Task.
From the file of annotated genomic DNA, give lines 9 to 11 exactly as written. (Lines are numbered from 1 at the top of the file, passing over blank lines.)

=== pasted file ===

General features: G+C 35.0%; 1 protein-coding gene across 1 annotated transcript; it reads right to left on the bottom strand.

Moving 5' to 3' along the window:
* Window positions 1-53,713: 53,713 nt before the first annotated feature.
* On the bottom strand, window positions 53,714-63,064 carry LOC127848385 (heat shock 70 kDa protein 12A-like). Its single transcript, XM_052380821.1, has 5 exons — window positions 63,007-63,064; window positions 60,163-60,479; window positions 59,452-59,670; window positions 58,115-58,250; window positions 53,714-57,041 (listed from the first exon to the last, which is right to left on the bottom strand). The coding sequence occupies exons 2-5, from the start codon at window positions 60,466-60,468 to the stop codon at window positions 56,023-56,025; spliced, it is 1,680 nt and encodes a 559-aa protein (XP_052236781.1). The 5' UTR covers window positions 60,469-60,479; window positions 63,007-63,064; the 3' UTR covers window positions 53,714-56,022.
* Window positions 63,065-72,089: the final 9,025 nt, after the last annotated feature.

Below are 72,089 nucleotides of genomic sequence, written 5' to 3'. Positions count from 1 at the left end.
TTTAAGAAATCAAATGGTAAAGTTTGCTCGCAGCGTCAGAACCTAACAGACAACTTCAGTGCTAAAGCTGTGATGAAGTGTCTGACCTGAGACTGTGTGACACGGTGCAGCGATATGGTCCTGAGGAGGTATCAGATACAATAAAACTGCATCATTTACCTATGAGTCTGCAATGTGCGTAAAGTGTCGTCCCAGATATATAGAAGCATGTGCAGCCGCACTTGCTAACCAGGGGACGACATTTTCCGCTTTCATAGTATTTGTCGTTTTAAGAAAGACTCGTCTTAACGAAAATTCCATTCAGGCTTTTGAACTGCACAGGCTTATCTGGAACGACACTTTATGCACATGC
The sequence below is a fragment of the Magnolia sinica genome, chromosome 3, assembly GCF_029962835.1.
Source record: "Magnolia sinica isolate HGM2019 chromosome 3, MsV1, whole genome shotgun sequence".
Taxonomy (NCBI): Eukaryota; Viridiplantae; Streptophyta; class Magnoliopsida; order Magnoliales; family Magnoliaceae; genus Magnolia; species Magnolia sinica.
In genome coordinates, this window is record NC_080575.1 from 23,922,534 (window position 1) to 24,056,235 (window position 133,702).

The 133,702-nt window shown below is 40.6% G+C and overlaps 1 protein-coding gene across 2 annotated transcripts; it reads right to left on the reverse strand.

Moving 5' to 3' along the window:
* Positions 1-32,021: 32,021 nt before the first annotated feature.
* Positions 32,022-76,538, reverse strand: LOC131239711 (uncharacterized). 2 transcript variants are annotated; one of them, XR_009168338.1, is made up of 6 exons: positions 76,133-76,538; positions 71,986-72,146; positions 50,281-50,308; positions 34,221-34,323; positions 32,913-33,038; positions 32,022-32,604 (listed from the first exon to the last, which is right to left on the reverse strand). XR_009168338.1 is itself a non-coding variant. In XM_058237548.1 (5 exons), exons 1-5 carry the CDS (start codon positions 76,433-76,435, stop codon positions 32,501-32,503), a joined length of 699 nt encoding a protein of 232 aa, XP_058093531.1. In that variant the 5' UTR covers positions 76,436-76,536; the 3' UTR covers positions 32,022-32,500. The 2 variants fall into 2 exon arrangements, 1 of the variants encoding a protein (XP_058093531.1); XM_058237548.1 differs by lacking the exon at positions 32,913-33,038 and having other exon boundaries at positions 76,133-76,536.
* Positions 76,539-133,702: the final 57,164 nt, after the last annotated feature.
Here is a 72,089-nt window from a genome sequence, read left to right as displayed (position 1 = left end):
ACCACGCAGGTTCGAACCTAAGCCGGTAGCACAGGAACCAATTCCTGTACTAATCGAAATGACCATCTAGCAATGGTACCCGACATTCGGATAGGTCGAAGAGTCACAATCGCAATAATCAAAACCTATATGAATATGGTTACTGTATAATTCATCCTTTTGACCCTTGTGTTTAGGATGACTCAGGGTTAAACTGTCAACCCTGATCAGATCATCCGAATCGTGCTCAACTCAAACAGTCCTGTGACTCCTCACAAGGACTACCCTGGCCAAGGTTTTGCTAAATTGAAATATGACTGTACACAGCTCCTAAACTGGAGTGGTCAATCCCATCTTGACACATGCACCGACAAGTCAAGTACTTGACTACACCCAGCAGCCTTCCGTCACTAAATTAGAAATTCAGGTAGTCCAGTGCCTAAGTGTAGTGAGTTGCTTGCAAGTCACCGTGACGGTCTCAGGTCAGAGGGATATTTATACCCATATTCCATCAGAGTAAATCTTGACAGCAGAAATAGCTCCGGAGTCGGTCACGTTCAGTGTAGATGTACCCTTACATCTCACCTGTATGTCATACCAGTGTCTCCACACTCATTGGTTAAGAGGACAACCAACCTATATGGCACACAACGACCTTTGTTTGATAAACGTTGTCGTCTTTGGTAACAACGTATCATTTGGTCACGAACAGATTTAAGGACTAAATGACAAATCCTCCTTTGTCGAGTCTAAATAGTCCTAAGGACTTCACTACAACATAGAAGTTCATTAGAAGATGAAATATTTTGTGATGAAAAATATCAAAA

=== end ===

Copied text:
Source record: "Magnolia sinica isolate HGM2019 chromosome 3, MsV1, whole genome shotgun sequence".
Taxonomy (NCBI): Eukaryota; Viridiplantae; Streptophyta; class Magnoliopsida; order Magnoliales; family Magnoliaceae; genus Magnolia; species Magnolia sinica.
In genome coordinates, this window is record NC_080575.1 from 23,922,534 (window position 1) to 24,056,235 (window position 133,702).